101 people registered, and about 20 of them looked marginally serious (no ipods), so I lined up near the front. I was hoping that my tired legs would miraculously disappear, but for whatever reason, magic didn't happen when I expected it, and I started off feeling just as slow as I had in the warmup. The field spread out quickly; there were one or two short punchy hills in the first mile that spread things even more, and I soon found myself trailing behind a guy in untied sneakers (not a good sign) and an overweight middle-aged dude (OWMAD). By the time we'd finished our parade loop through the village and started climbing out of the valley, OWMAD and I had passed the untied-sneakers kid. At this point, a kid in those Vibram 5-finger shoes (basically socks) came by, looking determined, but OWMAD and I hung strong up the gradual climb on the dirt road. I could see the top two women ahead of me, one of whom happens to be an SMS skier, so I was hoping to catch her. The heat was starting to take its toll on me, however, and every time I looked at my heart rate monitor I got bad news.

I tried to stay nice and relaxed up the hill, and as we crested the top, I could see a downhill reaching in front of me that was steep enough to let gravity do its thing. I opened up and dropped OWMAD, passing the barefoot guy too, but the downhill was unfortunately way too short. We then turned onto VT121, and the torture commenced. My head felt like it was going to explode, with the sun bearing down and the heat reflecting right back into that mirage-like surface over the asphalt. I started concentrating on keeping my cadence up, trying to keep up with the barefoot kid who'd passed me back. OWMAD was still behind me, but I wasn't making up any ground on Gage Fichter and the other woman, either. As I crested the last little hill before the finish through town, I was starting to see stars, and all I could think about was stopping running. The finish line took forever and a half to appear, but finally I was across, in 22:15.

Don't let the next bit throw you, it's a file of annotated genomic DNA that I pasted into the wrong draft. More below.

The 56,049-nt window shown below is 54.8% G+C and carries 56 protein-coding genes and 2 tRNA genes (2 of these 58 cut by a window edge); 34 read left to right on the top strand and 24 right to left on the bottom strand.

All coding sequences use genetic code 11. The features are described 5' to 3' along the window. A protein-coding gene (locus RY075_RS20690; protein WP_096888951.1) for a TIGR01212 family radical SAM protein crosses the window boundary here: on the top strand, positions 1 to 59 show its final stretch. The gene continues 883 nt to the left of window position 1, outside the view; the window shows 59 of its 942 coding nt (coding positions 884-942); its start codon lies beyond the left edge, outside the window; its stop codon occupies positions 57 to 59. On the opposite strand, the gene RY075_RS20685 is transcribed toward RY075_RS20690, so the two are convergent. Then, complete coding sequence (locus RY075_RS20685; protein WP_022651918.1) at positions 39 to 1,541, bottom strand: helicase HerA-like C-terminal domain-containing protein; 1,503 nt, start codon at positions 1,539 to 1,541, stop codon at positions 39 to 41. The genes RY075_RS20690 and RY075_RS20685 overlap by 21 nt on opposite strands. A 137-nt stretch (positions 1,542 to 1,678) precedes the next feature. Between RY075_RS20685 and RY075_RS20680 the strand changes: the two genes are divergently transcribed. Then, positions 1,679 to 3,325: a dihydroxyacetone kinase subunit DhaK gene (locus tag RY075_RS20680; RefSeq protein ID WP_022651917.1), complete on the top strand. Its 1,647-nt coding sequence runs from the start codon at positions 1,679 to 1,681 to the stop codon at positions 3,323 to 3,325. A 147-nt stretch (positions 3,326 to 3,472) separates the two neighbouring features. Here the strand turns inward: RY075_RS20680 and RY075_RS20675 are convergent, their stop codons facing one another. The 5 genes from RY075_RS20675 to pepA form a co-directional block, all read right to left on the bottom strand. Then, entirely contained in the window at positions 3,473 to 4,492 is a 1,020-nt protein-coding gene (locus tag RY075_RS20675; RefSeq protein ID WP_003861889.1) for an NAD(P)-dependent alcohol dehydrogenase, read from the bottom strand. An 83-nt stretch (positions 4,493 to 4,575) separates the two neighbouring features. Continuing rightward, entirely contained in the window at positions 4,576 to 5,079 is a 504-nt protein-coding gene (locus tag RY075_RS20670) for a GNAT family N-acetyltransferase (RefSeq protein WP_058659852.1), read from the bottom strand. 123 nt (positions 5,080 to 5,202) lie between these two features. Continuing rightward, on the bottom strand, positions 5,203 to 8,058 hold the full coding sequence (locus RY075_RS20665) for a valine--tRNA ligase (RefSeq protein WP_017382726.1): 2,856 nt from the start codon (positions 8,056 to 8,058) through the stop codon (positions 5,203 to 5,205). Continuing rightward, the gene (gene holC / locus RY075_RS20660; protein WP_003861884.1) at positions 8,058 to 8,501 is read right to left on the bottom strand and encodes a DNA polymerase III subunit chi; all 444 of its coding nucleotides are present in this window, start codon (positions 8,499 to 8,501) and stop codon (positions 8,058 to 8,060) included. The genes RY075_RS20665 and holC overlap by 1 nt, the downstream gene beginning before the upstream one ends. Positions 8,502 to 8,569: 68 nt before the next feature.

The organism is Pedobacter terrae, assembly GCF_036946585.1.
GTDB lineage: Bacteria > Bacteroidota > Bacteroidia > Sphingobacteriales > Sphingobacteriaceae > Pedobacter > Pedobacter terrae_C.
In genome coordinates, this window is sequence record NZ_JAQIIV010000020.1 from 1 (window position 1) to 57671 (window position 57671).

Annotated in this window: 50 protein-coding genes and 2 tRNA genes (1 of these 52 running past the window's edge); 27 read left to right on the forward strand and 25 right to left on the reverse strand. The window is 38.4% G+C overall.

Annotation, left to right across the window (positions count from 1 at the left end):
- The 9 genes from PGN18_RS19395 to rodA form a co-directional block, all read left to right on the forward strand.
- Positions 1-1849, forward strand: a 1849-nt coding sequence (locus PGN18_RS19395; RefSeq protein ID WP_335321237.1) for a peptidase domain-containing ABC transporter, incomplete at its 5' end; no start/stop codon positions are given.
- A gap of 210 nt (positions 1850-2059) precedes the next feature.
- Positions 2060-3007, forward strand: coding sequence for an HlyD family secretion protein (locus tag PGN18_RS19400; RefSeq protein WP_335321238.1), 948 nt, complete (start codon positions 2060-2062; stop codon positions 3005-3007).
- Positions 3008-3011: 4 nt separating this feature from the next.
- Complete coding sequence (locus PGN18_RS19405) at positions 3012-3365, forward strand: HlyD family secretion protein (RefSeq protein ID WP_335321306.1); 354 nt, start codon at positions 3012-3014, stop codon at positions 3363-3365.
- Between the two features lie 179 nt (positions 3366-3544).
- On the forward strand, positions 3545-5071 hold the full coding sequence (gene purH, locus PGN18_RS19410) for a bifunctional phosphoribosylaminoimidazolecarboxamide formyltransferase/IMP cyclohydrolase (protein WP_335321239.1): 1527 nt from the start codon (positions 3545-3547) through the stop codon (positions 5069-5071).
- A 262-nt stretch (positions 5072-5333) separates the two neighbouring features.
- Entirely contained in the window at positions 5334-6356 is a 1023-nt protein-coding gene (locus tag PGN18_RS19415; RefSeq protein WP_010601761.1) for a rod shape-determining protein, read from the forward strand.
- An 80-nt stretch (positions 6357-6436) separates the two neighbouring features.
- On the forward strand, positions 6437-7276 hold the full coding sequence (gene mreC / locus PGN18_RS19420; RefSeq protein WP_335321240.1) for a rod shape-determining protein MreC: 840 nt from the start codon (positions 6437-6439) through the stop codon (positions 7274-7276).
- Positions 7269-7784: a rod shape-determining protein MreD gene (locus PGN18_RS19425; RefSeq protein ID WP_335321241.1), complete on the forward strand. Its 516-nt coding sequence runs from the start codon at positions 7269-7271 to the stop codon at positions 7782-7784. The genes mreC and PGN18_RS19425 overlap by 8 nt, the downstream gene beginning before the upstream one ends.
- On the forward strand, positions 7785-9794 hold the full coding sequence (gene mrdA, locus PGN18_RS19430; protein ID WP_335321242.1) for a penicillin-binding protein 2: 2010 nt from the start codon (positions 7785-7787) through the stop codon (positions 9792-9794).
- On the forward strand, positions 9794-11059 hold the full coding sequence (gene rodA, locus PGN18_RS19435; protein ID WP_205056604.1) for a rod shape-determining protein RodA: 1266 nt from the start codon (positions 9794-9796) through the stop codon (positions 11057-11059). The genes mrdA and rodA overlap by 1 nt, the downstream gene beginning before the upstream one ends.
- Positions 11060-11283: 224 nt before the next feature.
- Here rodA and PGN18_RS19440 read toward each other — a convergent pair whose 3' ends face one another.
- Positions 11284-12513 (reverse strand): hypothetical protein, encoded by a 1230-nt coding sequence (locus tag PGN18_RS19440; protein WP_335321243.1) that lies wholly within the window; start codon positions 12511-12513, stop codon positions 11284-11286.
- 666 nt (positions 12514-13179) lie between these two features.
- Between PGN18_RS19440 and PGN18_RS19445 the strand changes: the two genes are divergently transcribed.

Pre-race, I'd said that I'd be satisfied with a time under 22min, happy with 21:30, and ecstatic about sub-21. So I wasn't super pumped to have finished in 22:15, but at the same time, given the heat and the hike yesterday, I'm not going to whine about it. I'll just have to do another 5k to get that sub-21:30 time. And I beat Ken, so at least I'm in the position to do a little trash talking. I wasn't able to stay for awards, but I was 3rd woman, and first in my age class, 12th overall. Not too bad, although of course I'd like to be faster.

The best part of the day was definitely the swimming hole after the race. I was itching to get back to Weston, but I just couldn't pull myself out of that cold water.

Friday, July 2, 2010


Wednesday was my last day of work at TNC, and it was a fairly stressful time leading up to that - when you know that your contract is ending, but you're mid-project, it makes a lot of sense to pass things on to your replacement in as organized and sensical fashion as possible. This takes work, but I got all that pesky documentation done. And my replacement is wicked smaht, so I don't fear for the project, but it sure is hard to give up the data you've been working on for a year (or four). Anyway, I think I built bridges rather than burnt them, so that always feels good to leave a place in good standings. My coworkers got together and gave me a huge basket of Trader Joe's goodies (mostly chocolate) as a thankyou/goodbye, they know me, like to make sure I'm fed =).

Now I'm packing up large parts of my life and fitting it into my car and going to grad school, starting some time after vacation in July. UMass Amherst, in the Natural Resource School. I have a lot of pesky little details to figure out there, but I have faith that all that administrative crap is going to iron itself out... I might have to bestir myself to move it along though.

Change is hard. But I'm excited.